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The molecular genetics of Fraser syndrome

McGregor, Lesley Karen; (2003) The molecular genetics of Fraser syndrome. Doctoral thesis (Ph.D), UCL (University College London). Green open access

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Fraser syndrome is a rare congenital autosomal recessive syndrome. The major features are cryptophthalmos, syndactyly, laryngeal stenosis and renal agenesis. The aim of this project was to identify the gene(s) causing Fraser syndrome, initially by linkage mapping of the gene using the technique of homozygosity mapping and then using a positional cloning approach to identify suitable candidate genes that could be screened for disease causing mutations. Linkage was determined to chromosome 4q21 in a 1.5cM area homologous with that containing the blebbed mouse gene, previously postulated to be a model for Fraser syndrome. Physical mapping and bioinformatics provided a BAC contig across the linked region, containing two annotated genes (ANX3, PRDM8) and a novel serine threonine kinase. These genes were sequenced and no mutations were found. Four novel genes upstream of ANX3 were identified containing domains involved in signal transduction and formation of the extracellular matrix. Sequencing commenced. A collaboration then provided the cDNA sequence used in a targeted gene knockout causing an identical phenotype to the blebbed mouse. The human homolog of this gene mapped to chromosome 4q21 and encompassed three of the four novel transcripts. The complete human cDNA was determined and one frameshift and four nonsense mutations were subsequently identified within this 75 exon gene named FRAS1. A second locus for Fraser syndrome was subsequently located on human chromosome 13q13.3 utilising sequence homology to FRAS1 and mapping data available in the mouse for the myelencephalic gene and a gene provisionally named FRAS2, has been identified at this locus. It is suggested that a defective FRAS1 protein causes an early to mid-gestational developmental defect due to a defective extracellular matrix which may be accompanied by a disruption of signalling. Mechanical or pressure effects from blisters caused by the separation of the dermis and basement membrane and subsequent fluid retention may influence the severity of the malformations seen on this background.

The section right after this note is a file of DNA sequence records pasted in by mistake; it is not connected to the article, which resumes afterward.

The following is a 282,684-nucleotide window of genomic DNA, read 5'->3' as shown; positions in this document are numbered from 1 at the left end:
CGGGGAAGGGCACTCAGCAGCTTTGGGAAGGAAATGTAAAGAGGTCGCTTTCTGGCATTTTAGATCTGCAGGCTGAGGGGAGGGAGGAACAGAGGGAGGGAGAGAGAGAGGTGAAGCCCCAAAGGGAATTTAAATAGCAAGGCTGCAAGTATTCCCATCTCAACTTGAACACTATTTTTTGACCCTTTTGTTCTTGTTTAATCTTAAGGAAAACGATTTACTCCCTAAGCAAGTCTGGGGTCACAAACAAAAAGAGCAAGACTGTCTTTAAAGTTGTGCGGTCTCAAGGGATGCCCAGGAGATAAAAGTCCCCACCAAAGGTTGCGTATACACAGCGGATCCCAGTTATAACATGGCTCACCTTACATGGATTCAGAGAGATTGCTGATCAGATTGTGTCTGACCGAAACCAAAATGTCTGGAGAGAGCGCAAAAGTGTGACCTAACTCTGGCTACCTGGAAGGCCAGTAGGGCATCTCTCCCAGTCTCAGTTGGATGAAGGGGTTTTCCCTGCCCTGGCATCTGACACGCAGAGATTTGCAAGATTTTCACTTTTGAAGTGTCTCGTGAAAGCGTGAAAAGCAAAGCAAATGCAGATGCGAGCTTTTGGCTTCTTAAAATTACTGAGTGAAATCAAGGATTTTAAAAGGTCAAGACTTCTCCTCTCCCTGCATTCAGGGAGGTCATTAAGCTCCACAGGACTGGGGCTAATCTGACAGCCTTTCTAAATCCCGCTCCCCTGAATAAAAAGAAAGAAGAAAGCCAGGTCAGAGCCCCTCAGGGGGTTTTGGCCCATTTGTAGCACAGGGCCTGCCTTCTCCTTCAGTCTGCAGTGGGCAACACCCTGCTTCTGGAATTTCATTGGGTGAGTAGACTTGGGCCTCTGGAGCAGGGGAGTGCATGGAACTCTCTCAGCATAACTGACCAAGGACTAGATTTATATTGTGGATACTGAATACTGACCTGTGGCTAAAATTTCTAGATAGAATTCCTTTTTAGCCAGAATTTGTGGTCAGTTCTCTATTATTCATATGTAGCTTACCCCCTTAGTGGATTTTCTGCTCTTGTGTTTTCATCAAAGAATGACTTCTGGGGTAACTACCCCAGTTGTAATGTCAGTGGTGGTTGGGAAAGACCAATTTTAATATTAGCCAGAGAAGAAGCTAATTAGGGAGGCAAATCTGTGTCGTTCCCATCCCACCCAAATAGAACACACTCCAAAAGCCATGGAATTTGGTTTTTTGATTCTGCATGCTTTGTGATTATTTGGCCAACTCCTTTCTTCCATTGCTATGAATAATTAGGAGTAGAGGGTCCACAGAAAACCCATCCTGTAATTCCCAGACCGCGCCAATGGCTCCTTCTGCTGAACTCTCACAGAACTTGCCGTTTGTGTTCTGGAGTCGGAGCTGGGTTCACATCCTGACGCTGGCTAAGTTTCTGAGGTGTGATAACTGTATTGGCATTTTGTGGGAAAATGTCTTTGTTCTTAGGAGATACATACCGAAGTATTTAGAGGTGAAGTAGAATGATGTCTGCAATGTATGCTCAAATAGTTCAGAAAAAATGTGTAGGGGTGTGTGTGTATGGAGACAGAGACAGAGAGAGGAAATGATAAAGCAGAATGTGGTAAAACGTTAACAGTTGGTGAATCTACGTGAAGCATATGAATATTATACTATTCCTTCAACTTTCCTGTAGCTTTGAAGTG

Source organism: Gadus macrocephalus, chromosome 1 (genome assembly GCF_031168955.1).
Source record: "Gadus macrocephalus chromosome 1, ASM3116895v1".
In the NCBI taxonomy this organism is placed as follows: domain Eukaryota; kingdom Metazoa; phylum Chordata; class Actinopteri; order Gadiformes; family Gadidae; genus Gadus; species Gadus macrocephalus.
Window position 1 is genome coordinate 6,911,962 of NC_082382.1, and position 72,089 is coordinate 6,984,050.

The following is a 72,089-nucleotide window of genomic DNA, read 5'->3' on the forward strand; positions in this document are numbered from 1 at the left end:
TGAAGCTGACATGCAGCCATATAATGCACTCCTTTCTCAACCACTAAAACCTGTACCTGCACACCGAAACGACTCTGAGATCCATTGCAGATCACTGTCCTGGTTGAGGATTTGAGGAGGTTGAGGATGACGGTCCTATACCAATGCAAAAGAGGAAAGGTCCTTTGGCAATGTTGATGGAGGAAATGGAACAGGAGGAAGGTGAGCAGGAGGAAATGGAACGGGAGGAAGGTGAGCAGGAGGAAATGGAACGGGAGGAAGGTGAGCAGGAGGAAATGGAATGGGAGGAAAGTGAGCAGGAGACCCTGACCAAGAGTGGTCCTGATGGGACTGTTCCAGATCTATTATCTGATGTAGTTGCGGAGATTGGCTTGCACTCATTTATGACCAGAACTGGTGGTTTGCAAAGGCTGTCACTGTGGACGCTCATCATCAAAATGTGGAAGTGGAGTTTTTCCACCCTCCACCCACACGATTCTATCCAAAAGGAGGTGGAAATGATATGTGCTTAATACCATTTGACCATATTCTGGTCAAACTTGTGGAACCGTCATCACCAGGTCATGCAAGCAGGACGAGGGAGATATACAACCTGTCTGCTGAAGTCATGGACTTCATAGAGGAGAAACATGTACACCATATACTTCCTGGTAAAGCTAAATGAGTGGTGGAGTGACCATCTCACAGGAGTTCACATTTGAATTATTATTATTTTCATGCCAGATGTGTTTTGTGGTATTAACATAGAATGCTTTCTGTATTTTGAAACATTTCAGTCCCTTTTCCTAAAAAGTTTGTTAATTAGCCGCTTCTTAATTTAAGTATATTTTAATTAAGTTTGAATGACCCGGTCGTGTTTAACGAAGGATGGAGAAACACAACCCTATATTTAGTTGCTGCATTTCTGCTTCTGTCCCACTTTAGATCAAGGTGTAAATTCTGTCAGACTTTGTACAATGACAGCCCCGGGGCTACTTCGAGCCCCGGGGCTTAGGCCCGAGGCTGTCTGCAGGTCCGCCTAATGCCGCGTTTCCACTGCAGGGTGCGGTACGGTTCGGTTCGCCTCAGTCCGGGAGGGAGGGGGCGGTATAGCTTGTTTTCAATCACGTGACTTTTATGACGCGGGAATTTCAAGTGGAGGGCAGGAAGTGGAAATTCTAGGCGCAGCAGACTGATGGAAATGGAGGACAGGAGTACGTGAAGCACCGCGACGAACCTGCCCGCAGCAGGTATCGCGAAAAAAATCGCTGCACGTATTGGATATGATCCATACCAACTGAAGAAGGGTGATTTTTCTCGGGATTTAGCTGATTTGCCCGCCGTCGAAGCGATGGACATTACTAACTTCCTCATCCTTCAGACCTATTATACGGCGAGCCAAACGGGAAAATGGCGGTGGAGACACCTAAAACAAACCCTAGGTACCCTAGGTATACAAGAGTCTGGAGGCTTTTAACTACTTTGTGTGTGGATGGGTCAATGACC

Type: Thesis (Doctoral)
Qualification: Ph.D
Title: The molecular genetics of Fraser syndrome
Open access status: An open access version is available from UCL Discovery
Language: English
Additional information: Thesis digitised by ProQuest.
Keywords: Biological sciences; Fraser syndrome
URI: https://discovery.ucl.ac.uk/id/eprint/10100857
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